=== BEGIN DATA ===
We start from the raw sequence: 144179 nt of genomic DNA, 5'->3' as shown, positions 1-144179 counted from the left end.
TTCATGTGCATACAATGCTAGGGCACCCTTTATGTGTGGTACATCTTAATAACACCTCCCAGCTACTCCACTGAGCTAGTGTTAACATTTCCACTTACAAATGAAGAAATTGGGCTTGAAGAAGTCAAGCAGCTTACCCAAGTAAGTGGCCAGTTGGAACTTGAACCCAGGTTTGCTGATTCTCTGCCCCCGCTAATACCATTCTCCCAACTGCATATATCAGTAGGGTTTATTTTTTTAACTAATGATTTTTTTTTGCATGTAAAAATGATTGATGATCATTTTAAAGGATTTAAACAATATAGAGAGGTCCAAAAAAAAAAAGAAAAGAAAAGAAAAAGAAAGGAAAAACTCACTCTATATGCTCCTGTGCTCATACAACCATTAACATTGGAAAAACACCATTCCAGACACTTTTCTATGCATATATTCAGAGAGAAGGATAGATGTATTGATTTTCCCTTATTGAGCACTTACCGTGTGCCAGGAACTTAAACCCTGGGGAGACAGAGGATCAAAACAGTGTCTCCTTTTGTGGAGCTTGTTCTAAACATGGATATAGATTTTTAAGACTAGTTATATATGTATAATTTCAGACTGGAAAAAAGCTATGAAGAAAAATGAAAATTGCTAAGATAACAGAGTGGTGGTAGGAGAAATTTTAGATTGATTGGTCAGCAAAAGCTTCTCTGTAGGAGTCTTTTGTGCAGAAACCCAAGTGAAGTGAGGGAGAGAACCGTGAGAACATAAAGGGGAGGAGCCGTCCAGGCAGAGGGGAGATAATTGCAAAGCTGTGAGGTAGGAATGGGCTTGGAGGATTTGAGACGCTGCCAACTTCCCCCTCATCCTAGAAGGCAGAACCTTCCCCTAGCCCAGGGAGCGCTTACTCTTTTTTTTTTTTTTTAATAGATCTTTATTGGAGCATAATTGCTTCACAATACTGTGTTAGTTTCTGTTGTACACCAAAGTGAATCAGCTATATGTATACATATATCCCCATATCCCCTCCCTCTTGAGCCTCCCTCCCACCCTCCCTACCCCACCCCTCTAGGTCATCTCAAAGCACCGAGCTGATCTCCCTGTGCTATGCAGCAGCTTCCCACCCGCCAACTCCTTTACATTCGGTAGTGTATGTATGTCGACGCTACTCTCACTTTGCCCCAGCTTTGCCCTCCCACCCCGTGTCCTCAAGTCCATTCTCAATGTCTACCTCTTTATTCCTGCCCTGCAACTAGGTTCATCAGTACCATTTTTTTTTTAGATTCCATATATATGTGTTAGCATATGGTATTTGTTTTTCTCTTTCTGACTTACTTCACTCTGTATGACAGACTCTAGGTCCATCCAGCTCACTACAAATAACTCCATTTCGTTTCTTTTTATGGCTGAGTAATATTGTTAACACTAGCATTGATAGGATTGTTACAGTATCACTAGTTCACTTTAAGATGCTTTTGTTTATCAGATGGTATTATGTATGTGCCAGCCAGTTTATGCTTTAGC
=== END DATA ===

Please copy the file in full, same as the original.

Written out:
We start from the raw sequence: 144179 nt of genomic DNA, 5'->3' as shown, positions 1-144179 counted from the left end.
TTCATGTGCATACAATGCTAGGGCACCCTTTATGTGTGGTACATCTTAATAACACCTCCCAGCTACTCCACTGAGCTAGTGTTAACATTTCCACTTACAAATGAAGAAATTGGGCTTGAAGAAGTCAAGCAGCTTACCCAAGTAAGTGGCCAGTTGGAACTTGAACCCAGGTTTGCTGATTCTCTGCCCCCGCTAATACCATTCTCCCAACTGCATATATCAGTAGGGTTTATTTTTTTAACTAATGATTTTTTTTTGCATGTAAAAATGATTGATGATCATTTTAAAGGATTTAAACAATATAGAGAGGTCCAAAAAAAAAAAGAAAAGAAAAGAAAAAGAAAGGAAAAACTCACTCTATATGCTCCTGTGCTCATACAACCATTAACATTGGAAAAACACCATTCCAGACACTTTTCTATGCATATATTCAGAGAGAAGGATAGATGTATTGATTTTCCCTTATTGAGCACTTACCGTGTGCCAGGAACTTAAACCCTGGGGAGACAGAGGATCAAAACAGTGTCTCCTTTTGTGGAGCTTGTTCTAAACATGGATATAGATTTTTAAGACTAGTTATATATGTATAATTTCAGACTGGAAAAAAGCTATGAAGAAAAATGAAAATTGCTAAGATAACAGAGTGGTGGTAGGAGAAATTTTAGATTGATTGGTCAGCAAAAGCTTCTCTGTAGGAGTCTTTTGTGCAGAAACCCAAGTGAAGTGAGGGAGAGAACCGTGAGAACATAAAGGGGAGGAGCCGTCCAGGCAGAGGGGAGATAATTGCAAAGCTGTGAGGTAGGAATGGGCTTGGAGGATTTGAGACGCTGCCAACTTCCCCCTCATCCTAGAAGGCAGAACCTTCCCCTAGCCCAGGGAGCGCTTACTCTTTTTTTTTTTTTTTAATAGATCTTTATTGGAGCATAATTGCTTCACAATACTGTGTTAGTTTCTGTTGTACACCAAAGTGAATCAGCTATATGTATACATATATCCCCATATCCCCTCCCTCTTGAGCCTCCCTCCCACCCTCCCTACCCCACCCCTCTAGGTCATCTCAAAGCACCGAGCTGATCTCCCTGTGCTATGCAGCAGCTTCCCACCCGCCAACTCCTTTACATTCGGTAGTGTATGTATGTCGACGCTACTCTCACTTTGCCCCAGCTTTGCCCTCCCACCCCGTGTCCTCAAGTCCATTCTCAATGTCTACCTCTTTATTCCTGCCCTGCAACTAGGTTCATCAGTACCATTTTTTTTTTAGATTCCATATATATGTGTTAGCATATGGTATTTGTTTTTCTCTTTCTGACTTACTTCACTCTGTATGACAGACTCTAGGTCCATCCAGCTCACTACAAATAACTCCATTTCGTTTCTTTTTATGGCTGAGTAATATTGTTAACACTAGCATTGATAGGATTGTTACAGTATCACTAGTTCACTTTAAGATGCTTTTGTTTATCAGATGGTATTATGTATGTGCCAGCCAGTTTATGCTTTAGC